Our Research


Taranaki is the most likely New Zealand volcano to cause national-scale impacts over our lifetimes. Positioned upwind from our most populous regions of Auckland, Waikato and Bay of Plenty, all Taranaki eruptions will disrupt air and surface transport, tourism, farming, power and water supplies. This volcano has a 50% probability of erupting over the next 50 years. Yet the dormancy since Taranaki’s last eruption (~AD1790) is one of its longest. Thus, we have no modern experience of its typically very long eruptions. Past research shows that once Mt. Taranaki starts erupting, it continues for years, decades, or centuries. A recent estimate of the net losses in economic activity from a brief Mt. Taranaki eruption (considering only a subset of potential impacts) is crudely estimated at ~NZ$1.7-4.0 billion of GDP per year, or ~NZ$13-26 billion, for a decade of volcanism.
Our research will build and test the geological, engineering and socio-economic knowledge essential for the New Zealand economy to transition through such an unprecedented level of on-going disruption. Using a novel integration of volcanic scientific knowledge, experimentation and advanced mathematical and economic simulation, we aim to radically cut down uncertainty that hinders decisive hazard and mitigation planning for transitioning to a new state of ongoing hazard. We will demonstrate how robust decisions can be made across space, through time, for multiple stakeholders. In this way we will also discover how to transform New Zealand in the face of continuous change. This requires developing an integrated quantitative understanding of volcanism in order to confidently forecast the volcanic impacts over timeframes suited to socio-economic decision-making.


Our research comprises five interconnected Research Aims (or ‘RAs’). Our programme is led by Shane Cronin and Garry McDonald.


  • Research Aim 1.1 Co-creation processes (led by Tom Wilson/Roger Fairclough) forms our foundation. For the Taranaki context, cocreation involves successive workshops/wānanga where stakeholders stress-test the utility of new decision-support tools, define criteria to select robust strategies, and practice formulating and selecting strategies, all in a collaborative process that favours learning across multiple worldviews.
  • RA1.2 Decision-support for dynamic transition (led by Nicky Smith/Anita Wreford) delivers the tools that enable stakeholders to ex ante identification of key risks, decision points and robust strategies. Defining features will be system-wide consideration of impacts, multi-scale applicability, adaptation to new information, rapid deployment, and stakeholder-led co-design.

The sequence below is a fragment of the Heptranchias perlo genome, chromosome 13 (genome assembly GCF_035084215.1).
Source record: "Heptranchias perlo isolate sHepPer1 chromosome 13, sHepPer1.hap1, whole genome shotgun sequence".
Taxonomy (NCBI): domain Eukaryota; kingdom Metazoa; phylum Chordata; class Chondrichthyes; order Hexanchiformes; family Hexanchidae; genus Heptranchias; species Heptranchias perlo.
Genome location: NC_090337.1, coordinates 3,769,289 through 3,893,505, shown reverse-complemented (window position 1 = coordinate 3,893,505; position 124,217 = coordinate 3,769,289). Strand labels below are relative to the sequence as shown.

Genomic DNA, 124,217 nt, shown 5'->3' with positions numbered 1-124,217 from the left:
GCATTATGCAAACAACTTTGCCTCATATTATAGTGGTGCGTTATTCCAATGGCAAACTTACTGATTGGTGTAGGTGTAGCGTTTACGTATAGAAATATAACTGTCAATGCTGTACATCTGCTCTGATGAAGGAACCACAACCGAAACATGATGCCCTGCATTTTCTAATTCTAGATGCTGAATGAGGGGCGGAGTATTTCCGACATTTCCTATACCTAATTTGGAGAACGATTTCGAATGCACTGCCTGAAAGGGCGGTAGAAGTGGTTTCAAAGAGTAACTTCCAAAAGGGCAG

• RA1.3 Leveraging Mātauranga Māori (led by Dee Sciascia/Jon Procter) creates transition pathways for Iwi/hapū communities and businesses impact-based investment cases, by applying new robust probabilistic forecasts and knowledge of volcano behaviour and leveraging decision-support tools. It also establishes Mātauranga-ā-iwi knowledge of volcanic warning and hazard response.
  • RA1.4 Simulating on-going & disruptive volcanism (led by Mark Bebbington/Ting Wang). Quantitative indicators of volcanic potential are tested and refined, then incorporated into novel probabilistic forecasting models for Taranaki volcano. These will encompass a time-varying long-term view, alongside short-term changes during event sequences. By leveraging a range of process-based models of volcanic phenomena, forecasts are also extended to full simulations of geophysical impacts on society/economy, while continually tracking uncertainties.
  • RA1.5 Geochemical tool-chest for hazard forecasting (led by Marco Brenna/Ingrid Ukstins), A new volcanic science discovers parameters that reliably indicate volcanic state and hazard potential, based on magma processes that govern specific eruption outcomes at Taranaki. This includes developing new chemical and physical approaches and experiments to parametrize processes from deep-to-surface settings.


  • Allis, R.G., Armstrong, P.A. & Funnell, R.H. 1995. Implications of a high heat flow anomaly around New Plymouth, North Island, New Zealand, New Zealand Journal of Geology and Geophysics, 38(2), 121-130, Link to article here
  • Childs, C.W., Wells, N., & Downes, C.J. 1986. Kokowai Springs, Mount Egmont, New Zealand: Chemistry and mineralogy of the ochre (ferrihydrite) deposit and analysis of the waters. Journal of the Royal Society of New Zealand, 16(1), 85-99, Link to article here
  • Cronin, S.J., Wallace, R.C., & Neall, V.E. 1996. Sourcing and identifying andesitic tephras using major oxide titanomagnetite and hornblende chemistry, Egmont volcano and Tongariro Volcanic Centre, New Zealand, Bulletin of Volcanology, 58, 33-40.